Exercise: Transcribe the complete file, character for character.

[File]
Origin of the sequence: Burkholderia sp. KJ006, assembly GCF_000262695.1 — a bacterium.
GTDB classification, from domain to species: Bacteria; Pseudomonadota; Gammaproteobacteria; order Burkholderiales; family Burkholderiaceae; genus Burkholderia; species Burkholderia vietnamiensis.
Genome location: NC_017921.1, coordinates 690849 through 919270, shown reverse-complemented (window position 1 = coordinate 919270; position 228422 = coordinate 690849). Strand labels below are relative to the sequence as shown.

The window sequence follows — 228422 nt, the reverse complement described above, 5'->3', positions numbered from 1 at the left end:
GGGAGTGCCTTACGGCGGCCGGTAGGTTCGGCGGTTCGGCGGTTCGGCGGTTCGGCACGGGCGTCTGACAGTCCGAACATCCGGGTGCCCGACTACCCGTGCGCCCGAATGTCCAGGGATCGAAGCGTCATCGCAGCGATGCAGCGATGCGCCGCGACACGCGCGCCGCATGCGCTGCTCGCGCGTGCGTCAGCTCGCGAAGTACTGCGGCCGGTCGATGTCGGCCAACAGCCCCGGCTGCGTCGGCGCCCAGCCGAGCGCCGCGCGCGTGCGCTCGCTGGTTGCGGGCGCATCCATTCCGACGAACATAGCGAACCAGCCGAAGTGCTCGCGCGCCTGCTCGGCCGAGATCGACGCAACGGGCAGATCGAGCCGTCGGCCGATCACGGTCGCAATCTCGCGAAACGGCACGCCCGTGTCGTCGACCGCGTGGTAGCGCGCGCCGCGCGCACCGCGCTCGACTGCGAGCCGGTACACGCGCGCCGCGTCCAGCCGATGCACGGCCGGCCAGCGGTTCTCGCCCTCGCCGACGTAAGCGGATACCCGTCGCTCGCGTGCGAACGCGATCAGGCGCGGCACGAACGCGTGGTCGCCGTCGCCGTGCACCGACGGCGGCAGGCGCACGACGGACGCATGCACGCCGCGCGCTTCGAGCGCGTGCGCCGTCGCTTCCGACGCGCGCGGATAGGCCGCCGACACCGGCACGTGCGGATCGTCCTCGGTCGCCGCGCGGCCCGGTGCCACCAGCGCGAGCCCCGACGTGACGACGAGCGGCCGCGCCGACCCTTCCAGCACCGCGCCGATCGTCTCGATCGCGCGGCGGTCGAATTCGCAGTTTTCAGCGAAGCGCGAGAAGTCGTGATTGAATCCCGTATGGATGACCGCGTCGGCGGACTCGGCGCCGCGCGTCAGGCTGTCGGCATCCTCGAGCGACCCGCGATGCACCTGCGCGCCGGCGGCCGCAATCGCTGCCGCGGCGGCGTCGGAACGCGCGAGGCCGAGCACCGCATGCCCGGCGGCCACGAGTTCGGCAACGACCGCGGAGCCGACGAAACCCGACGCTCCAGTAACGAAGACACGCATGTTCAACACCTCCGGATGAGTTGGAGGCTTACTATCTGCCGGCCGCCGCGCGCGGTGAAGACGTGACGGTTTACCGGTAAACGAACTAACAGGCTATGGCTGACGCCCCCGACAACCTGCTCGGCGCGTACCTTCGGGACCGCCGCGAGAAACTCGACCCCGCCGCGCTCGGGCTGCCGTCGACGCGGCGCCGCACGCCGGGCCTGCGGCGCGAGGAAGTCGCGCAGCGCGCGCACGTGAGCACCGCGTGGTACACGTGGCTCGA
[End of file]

Origin of the sequence: Burkholderia sp. KJ006, assembly GCF_000262695.1 — a bacterium.
GTDB classification, from domain to species: Bacteria; Pseudomonadota; Gammaproteobacteria; order Burkholderiales; family Burkholderiaceae; genus Burkholderia; species Burkholderia vietnamiensis.
Genome location: NC_017921.1, coordinates 690849 through 919270, shown reverse-complemented (window position 1 = coordinate 919270; position 228422 = coordinate 690849). Strand labels below are relative to the sequence as shown.

The window sequence follows — 228422 nt, the reverse complement described above, 5'->3', positions numbered from 1 at the left end:
GGGAGTGCCTTACGGCGGCCGGTAGGTTCGGCGGTTCGGCGGTTCGGCGGTTCGGCACGGGCGTCTGACAGTCCGAACATCCGGGTGCCCGACTACCCGTGCGCCCGAATGTCCAGGGATCGAAGCGTCATCGCAGCGATGCAGCGATGCGCCGCGACACGCGCGCCGCATGCGCTGCTCGCGCGTGCGTCAGCTCGCGAAGTACTGCGGCCGGTCGATGTCGGCCAACAGCCCCGGCTGCGTCGGCGCCCAGCCGAGCGCCGCGCGCGTGCGCTCGCTGGTTGCGGGCGCATCCATTCCGACGAACATAGCGAACCAGCCGAAGTGCTCGCGCGCCTGCTCGGCCGAGATCGACGCAACGGGCAGATCGAGCCGTCGGCCGATCACGGTCGCAATCTCGCGAAACGGCACGCCCGTGTCGTCGACCGCGTGGTAGCGCGCGCCGCGCGCACCGCGCTCGACTGCGAGCCGGTACACGCGCGCCGCGTCCAGCCGATGCACGGCCGGCCAGCGGTTCTCGCCCTCGCCGACGTAAGCGGATACCCGTCGCTCGCGTGCGAACGCGATCAGGCGCGGCACGAACGCGTGGTCGCCGTCGCCGTGCACCGACGGCGGCAGGCGCACGACGGACGCATGCACGCCGCGCGCTTCGAGCGCGTGCGCCGTCGCTTCCGACGCGCGCGGATAGGCCGCCGACACCGGCACGTGCGGATCGTCCTCGGTCGCCGCGCGGCCCGGTGCCACCAGCGCGAGCCCCGACGTGACGACGAGCGGCCGCGCCGACCCTTCCAGCACCGCGCCGATCGTCTCGATCGCGCGGCGGTCGAATTCGCAGTTTTCAGCGAAGCGCGAGAAGTCGTGATTGAATCCCGTATGGATGACCGCGTCGGCGGACTCGGCGCCGCGCGTCAGGCTGTCGGCATCCTCGAGCGACCCGCGATGCACCTGCGCGCCGGCGGCCGCAATCGCTGCCGCGGCGGCGTCGGAACGCGCGAGGCCGAGCACCGCATGCCCGGCGGCCACGAGTTCGGCAACGACCGCGGAGCCGACGAAACCCGACGCTCCAGTAACGAAGACACGCATGTTCAACACCTCCGGATGAGTTGGAGGCTTACTATCTGCCGGCCGCCGCGCGCGGTGAAGACGTGACGGTTTACCGGTAAACGAACTAACAGGCTATGGCTGACGCCCCCGACAACCTGCTCGGCGCGTACCTTCGGGACCGCCGCGAGAAACTCGACCCCGCCGCGCTCGGGCTGCCGTCGACGCGGCGCCGCACGCCGGGCCTGCGGCGCGAGGAAGTCGCGCAGCGCGCGCACGTGAGCACCGCGTGGTACACGTGGCTCGA